April 14, 2015 / 5:06 PM / 3 years ago

Refugees flee Yemen for Horn of Africa, reversing previous flows: UNHCR

LONDON (Thomson Reuters Foundation) - More than 1,200 people fleeing conflict in Yemen have reached the Horn of Africa by boat in the past two weeks, using a route taken in the past by African refugees headed in the opposite direction, the U.N. refugee agency (UNHCR) said on Tuesday.

Children ride on the back of a pick-up truck with their luggage as they flee Saudi-led air strikes in Sanaa April 6, 2015. REUTERS/Khaled Abdullah

Despite fuel shortages and the high fees charged by smugglers, hundreds of Yemenis and Somalis and a small number of Ethiopians and Djiboutians have arrived in Somalia and Djibouti after an “extremely dangerous” 24-hour journey across the Gulf of Aden, the UNHCR said.

“The difficult situation in Yemen is pushing people to make the dangerous journey across the Gulf of Aden in extremely difficult conditions,” UNHCR spokesman Adrian Edwards told the Thomson Reuters Foundation in a phone interview from Geneva.

“People end up in open waters where there are no search and rescue operations ... they are fleeing ill-prepared and the journey is very risky.”

The United Nations says the conflict in Yemen has killed 600 people, wounded 2,200 and displaced 100,000 since Houthi rebels allied with Iran seized the capital Sanaa in September.

The rebels now control most of Yemen and their advance toward the southern port of Aden triggered air strikes by a coalition led by Saudi Arabia to try to drive them back.

“This extremely dangerous journey only shows what desperate measures people resort to in order to move their families to relative safety,” Edwards said.

An Ethiopian woman, accepted as a refugee in Yemen in 2002, said she and her three children had left without delays because smugglers prioritized women and children, but her husband was still waiting in Aden for a place on a boat, Edwards added.

Last year 246 people are known to have died while crossing the Gulf to Yemen and Edwards said there were still a few people taking the journey to Yemen unaware of the situation there.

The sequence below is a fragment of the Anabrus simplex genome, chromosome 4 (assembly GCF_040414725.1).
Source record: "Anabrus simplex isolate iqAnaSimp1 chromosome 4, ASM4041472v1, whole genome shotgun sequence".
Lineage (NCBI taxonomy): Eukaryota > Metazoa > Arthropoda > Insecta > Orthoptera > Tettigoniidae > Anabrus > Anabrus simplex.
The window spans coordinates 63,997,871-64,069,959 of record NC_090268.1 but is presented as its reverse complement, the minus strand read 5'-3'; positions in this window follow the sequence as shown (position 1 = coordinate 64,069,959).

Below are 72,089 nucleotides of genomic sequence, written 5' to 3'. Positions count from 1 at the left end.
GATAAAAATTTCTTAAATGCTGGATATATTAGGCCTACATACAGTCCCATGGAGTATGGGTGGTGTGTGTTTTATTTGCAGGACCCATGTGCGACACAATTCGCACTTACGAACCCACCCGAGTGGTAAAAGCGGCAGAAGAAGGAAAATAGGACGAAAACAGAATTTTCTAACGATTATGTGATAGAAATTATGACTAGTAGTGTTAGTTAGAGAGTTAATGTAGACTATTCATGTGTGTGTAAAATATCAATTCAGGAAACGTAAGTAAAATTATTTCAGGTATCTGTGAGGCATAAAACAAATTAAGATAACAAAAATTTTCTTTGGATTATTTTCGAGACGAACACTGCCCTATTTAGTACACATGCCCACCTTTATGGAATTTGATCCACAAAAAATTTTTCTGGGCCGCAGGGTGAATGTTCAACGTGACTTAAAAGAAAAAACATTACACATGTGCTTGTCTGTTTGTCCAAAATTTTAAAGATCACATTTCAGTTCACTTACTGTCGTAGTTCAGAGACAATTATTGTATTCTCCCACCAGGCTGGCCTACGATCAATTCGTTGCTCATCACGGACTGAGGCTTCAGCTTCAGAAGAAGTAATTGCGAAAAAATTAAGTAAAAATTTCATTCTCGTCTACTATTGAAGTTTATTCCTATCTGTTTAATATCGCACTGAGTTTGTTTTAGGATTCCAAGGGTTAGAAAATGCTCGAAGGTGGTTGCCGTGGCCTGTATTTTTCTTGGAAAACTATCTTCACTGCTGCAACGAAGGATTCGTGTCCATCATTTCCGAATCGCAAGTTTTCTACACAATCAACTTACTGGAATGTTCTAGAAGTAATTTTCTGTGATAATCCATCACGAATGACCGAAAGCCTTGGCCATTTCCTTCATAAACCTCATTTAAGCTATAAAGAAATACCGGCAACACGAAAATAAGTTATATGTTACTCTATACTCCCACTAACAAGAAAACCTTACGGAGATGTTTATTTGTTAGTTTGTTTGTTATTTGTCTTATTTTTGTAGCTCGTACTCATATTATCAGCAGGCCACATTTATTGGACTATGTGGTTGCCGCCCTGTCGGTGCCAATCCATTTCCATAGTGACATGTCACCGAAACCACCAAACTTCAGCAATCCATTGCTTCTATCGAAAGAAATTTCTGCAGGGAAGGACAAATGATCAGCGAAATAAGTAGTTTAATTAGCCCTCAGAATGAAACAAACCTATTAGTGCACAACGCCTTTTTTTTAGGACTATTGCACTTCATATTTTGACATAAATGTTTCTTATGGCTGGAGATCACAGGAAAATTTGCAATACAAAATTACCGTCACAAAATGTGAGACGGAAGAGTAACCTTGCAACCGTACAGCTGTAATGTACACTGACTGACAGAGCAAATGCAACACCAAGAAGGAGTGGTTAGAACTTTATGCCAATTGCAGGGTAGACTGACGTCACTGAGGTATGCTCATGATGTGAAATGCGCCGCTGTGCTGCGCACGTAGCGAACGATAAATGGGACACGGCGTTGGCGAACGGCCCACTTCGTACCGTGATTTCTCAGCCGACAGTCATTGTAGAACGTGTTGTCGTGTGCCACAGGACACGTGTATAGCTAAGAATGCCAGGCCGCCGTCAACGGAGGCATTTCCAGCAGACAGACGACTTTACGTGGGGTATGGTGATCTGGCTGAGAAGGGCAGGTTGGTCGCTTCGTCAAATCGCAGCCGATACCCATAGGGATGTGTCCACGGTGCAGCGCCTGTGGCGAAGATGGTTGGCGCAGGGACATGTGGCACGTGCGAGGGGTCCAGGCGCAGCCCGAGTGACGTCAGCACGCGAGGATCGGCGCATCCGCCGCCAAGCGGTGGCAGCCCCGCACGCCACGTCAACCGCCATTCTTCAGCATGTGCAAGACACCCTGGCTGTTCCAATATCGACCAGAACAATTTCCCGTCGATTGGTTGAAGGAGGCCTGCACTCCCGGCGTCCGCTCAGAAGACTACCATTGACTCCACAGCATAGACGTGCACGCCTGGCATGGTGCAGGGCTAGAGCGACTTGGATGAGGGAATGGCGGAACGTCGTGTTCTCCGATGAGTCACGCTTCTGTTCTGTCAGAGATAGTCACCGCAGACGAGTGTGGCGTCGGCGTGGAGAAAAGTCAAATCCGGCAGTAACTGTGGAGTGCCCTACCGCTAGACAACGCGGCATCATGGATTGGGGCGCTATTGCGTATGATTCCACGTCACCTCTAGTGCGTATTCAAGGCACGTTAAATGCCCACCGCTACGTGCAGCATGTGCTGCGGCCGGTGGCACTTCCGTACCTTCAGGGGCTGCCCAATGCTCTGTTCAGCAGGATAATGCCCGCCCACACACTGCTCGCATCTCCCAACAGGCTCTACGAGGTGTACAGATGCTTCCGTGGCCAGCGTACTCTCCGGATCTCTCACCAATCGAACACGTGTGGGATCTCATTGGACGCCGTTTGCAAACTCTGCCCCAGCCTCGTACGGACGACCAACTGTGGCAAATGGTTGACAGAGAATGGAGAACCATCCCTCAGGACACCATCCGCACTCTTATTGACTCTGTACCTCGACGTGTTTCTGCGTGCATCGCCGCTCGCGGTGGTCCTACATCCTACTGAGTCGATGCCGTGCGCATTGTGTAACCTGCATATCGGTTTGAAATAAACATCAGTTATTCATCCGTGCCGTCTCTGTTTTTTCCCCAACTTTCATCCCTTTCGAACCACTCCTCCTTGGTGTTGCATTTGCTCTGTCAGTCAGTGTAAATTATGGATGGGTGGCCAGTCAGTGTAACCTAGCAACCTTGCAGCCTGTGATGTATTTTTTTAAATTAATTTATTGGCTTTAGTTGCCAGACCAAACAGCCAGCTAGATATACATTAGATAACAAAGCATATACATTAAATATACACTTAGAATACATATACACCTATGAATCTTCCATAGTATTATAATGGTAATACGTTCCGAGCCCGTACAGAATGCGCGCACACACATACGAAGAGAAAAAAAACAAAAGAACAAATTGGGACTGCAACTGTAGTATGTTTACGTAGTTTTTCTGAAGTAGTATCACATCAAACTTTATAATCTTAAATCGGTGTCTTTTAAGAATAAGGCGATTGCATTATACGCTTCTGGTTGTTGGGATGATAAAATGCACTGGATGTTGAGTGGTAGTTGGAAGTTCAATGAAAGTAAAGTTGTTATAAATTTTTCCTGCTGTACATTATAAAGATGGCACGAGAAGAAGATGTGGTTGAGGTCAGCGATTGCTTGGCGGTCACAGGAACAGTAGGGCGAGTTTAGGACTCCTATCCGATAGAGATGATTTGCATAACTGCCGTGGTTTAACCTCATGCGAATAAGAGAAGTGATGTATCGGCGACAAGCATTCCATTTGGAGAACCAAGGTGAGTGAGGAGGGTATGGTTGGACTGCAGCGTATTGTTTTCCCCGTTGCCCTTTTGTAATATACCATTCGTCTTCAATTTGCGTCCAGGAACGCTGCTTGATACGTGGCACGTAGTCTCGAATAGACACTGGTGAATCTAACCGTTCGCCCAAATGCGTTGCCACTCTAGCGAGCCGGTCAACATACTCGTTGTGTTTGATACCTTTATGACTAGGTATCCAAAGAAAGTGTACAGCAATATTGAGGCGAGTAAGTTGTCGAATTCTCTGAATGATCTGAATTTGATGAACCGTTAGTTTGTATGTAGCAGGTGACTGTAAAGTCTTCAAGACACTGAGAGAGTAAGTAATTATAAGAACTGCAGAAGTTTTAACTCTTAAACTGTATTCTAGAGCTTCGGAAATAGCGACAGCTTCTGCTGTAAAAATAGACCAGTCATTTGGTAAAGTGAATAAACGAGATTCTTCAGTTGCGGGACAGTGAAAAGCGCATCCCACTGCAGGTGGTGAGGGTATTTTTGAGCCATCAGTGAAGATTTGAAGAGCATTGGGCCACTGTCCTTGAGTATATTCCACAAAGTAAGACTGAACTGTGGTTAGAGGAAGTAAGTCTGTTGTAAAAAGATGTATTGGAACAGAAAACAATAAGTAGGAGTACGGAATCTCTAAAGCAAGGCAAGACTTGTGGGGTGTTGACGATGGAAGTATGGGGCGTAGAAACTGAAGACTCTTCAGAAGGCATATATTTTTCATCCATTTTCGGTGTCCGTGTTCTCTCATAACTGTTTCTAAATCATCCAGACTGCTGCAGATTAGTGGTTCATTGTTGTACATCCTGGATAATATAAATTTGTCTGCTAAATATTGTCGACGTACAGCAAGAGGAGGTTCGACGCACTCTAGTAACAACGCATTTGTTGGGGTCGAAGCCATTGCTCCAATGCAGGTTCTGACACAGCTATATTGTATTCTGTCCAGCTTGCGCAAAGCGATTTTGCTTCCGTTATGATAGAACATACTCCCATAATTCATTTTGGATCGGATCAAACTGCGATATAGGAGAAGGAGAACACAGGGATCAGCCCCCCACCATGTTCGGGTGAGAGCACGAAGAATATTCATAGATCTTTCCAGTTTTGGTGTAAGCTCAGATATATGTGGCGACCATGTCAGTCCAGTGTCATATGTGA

“Until last week we had people still coming across the Gulf unaware of what’s going on in Yemen, but the numbers are now coming down and we see an increase in traffic in the opposite direction toward Somalia and Djibouti,” he said.

The UNHCR has set up a temporary transit center near Obock in Djibouti to help 345 refugees who arrived there and is planning to open a refugee camp at Markazi.

In Somalia, where 915 refugees have landed, the UNHCR is refurbishing two buildings to serve as reception and transit centers for Yemenis and Somalis who may want to return home.

Edwards said the agency was preparing for a “worst case scenario” of 130,000 refugees arriving in the Horn of Africa in the next six months.

Deteriorating security, fuel shortages and the failure of communication networks in Yemen are making it very difficult for the 115 UNHCR staff there to help 250,000 foreign refugees and 330,000 Yemenis displaced by previous violence, he said.

Many refugees in towns are becoming increasingly vulnerable as fighting intensifies, and some people in the northwestern cities of Sanaa and Saada cannot flee because they have no money, Edwards said.

On Tuesday Iran’s foreign minister laid out a four-point Yemen peace plan including dialogue and humanitarian aid, and renewed his call for an end to Saudi-led air strikes against the Houthi rebel force.

In New York, the U.N. Security Council later imposed an arms embargo on the Houthi rebels and demanded they stop fighting and withdraw from areas they have seized, including Sanaa.

Reporting By Magdalena Mis; Editing by Tim Pearce

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